Are you still playing today? Where? How often?

We're all still playing once a week at least! Still at Elizabeth's who's too lazy to travel to someone else's house. (I'm hoping this shames her into the car) .

What was the process you used as you collaborated with others to design the tiles? Did you test it out? Did you consider Asian tropes and the history of the game?

Elizabeth has several vintage sets we were playing on, but I was aware that we were playing the American version of the game. All the sets, however beautiful, were variations on a theme, and I wanted to do something completely different. The goal was to make it whimsical, humorous, truly original but with a strong visual recognition factor that would facilitate play. I imagined what the tiles should be and worked with the incredibly talented illustrator Tom Bachtell. We tested amongst my group for about six months and made slight adjustments along the way. They offered really good suggestions.

What surprised you about the set’s reception? Would you change anything on the design? 

What surprised me most about the initial reception was how horrible a segment of the mahjong community was. I was really in shock. People on Facebook groups ripped it to shreds having never even seen it in person or played with it. Really nasty. And the National Mah Jongg League wasn't exactly warm either. I called them to get some information for a piece the New York Times was doing, and they were not only unfriendly, they never called back with the info! Let's face it, the demographics for this game are skewing up there. Why in the world wouldn't you embrace just about anything that will get the word out and promote how much fun mahjong is?
Do you play with the set?

That's all we play on. We tried to play with a traditional set last week and after half an hour everyone wanted to go back to mine. That made me pretty happy.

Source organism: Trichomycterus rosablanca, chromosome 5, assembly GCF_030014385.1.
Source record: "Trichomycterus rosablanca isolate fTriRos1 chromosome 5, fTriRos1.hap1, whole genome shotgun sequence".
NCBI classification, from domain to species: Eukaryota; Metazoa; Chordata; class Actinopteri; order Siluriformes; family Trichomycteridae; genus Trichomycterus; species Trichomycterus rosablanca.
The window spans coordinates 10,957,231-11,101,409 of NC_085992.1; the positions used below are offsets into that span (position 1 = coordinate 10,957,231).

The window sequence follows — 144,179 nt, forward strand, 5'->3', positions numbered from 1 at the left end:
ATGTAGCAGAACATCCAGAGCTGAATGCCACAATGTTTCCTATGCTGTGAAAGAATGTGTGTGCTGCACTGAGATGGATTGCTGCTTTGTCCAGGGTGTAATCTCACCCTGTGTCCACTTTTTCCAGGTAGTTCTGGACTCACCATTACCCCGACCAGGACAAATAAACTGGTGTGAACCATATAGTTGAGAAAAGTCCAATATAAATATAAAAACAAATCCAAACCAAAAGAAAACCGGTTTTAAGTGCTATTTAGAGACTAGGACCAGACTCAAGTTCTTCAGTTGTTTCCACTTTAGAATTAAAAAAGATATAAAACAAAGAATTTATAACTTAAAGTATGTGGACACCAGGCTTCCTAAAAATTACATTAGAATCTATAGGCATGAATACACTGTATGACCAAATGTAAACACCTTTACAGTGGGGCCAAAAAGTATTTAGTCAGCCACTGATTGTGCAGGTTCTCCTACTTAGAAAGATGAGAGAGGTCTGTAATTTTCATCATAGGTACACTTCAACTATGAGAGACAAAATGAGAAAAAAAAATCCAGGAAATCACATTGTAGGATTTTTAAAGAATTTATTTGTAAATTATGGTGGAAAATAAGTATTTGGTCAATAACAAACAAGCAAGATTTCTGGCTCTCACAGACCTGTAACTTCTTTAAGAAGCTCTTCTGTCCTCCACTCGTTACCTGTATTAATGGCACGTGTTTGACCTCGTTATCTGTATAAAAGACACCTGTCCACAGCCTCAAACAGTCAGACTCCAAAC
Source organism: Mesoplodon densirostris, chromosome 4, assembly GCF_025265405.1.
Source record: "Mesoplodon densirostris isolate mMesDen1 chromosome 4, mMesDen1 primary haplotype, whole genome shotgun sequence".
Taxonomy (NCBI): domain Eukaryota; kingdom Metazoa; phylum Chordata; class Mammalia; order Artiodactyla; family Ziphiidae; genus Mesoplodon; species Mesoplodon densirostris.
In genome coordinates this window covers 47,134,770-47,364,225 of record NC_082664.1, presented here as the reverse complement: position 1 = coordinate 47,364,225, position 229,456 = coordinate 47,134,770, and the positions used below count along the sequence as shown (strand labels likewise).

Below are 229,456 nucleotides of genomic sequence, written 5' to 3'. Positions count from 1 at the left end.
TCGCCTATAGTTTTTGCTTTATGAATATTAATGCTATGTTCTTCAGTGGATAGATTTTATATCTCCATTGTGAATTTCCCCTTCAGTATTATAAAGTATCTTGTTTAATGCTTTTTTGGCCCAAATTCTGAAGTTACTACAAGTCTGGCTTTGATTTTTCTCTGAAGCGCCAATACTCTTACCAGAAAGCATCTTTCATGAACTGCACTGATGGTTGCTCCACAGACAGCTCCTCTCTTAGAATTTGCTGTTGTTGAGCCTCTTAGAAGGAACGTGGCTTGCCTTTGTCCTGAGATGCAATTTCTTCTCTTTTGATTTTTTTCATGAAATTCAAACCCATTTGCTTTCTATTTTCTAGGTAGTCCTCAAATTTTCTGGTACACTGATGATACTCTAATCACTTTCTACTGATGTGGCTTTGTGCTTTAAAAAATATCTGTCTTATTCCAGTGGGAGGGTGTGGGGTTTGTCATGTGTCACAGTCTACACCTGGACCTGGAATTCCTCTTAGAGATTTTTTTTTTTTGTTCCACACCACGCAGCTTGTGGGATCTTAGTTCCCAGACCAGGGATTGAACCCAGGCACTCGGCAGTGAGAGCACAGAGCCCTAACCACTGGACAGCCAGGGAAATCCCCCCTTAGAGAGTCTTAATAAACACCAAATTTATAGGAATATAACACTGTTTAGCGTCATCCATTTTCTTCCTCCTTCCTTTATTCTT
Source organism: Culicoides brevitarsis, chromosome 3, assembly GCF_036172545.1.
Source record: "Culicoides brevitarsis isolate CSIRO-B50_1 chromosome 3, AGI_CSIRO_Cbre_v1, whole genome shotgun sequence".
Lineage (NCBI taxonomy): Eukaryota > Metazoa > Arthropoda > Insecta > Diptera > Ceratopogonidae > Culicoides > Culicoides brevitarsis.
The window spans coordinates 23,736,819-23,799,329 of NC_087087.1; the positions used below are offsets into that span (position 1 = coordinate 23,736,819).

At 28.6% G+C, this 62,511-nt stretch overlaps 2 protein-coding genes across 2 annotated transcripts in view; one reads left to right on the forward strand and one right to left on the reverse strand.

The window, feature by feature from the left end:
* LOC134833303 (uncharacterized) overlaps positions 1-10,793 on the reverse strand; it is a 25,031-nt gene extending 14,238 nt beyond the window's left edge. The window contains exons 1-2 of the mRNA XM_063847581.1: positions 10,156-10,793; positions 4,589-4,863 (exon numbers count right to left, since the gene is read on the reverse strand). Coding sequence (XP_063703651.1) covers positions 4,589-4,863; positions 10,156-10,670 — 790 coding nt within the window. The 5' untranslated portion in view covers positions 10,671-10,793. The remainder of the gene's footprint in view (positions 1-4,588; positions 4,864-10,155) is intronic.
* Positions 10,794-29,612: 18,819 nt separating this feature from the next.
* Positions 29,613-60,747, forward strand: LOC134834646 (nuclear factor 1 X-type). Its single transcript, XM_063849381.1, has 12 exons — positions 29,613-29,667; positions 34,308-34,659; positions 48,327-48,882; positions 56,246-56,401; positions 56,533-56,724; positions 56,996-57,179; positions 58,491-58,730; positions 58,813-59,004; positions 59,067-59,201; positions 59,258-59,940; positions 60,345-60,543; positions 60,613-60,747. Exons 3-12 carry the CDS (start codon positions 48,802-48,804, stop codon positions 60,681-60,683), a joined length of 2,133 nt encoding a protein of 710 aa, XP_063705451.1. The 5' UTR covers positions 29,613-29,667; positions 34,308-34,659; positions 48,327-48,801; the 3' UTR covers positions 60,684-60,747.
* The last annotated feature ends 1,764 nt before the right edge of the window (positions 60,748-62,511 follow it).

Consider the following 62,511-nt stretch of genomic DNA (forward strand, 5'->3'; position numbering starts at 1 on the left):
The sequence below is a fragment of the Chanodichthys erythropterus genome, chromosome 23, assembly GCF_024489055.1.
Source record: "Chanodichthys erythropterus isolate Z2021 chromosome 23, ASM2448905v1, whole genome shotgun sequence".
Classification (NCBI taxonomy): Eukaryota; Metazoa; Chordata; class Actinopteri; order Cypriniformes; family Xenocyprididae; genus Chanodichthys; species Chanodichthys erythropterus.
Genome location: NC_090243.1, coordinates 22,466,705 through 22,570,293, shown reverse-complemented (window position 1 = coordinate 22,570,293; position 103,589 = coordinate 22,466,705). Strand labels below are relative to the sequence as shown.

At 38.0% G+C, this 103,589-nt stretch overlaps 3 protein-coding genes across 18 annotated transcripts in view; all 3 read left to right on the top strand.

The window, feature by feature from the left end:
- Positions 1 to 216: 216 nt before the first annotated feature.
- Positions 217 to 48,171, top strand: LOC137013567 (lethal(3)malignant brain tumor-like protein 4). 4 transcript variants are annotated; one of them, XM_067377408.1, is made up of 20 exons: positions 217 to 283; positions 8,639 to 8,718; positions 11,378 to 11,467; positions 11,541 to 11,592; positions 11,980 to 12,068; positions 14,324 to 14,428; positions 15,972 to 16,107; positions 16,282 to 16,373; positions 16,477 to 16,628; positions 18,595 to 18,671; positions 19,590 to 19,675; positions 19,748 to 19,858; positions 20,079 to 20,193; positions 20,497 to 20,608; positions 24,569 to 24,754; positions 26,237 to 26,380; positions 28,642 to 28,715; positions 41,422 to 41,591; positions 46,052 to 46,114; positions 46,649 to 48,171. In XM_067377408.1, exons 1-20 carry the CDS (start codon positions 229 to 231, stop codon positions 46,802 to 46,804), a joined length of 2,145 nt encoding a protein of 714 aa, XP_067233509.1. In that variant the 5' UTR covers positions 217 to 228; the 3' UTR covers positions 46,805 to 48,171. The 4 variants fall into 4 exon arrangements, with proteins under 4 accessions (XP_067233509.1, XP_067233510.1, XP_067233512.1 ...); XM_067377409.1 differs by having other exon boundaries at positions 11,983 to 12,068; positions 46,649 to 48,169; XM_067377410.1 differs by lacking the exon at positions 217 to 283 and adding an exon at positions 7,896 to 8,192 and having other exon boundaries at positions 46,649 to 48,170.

Many of our readers are collectors and would love to see a new set. Do you have plans to create another set?

I'd love to create another set. There are certain technical limitations in production that I'm trying to figure out a way around so that a new set would look completely different. The current set is extremely difficult to produce since almost everything is done by hand.

What are some reflections you can share about the game, its ability to create community, the role of luck, its relationship with philanthropy?

Well, any game where a significant component is complaining/whining is my kind of game. And it really does create community - it's much more interesting to talk and play then say, sit around drinking. It keeps you engaged on so many different levels - my group is highly competitive, incredibly bitter, vicious, and mean-spirited, so that's a big plus for me. As for luck, I don't know what to say - I barely ever get a joker or a flower and if someone out there has done a scientific study on odds for things like that, let me know. As for the relationship between the game and philanthropy, I know people across the country hold benefits for the Alzheimer's Association who I do a lot of work with, and that's really wonderful. At my weekly game, we'd sell our mothers to win a twenty-five cent hand, so it's not exactly like you're dealing with Brooke Astor and her gang...


Robert Trachtenberg ’s photographs have appeared in  The New York Times Magazine Esquire Vanity Fair Entertainment Weekly  and  Rolling Stone  among other publications. Advertising clients include  NBC CBS ABC TNT TBS Disney MGM  and  HBO .
Trachtenberg's photos have been selected for numerous awards including the American Photography Annual, Communication Arts, and American Photo Magazine's Images of the Year.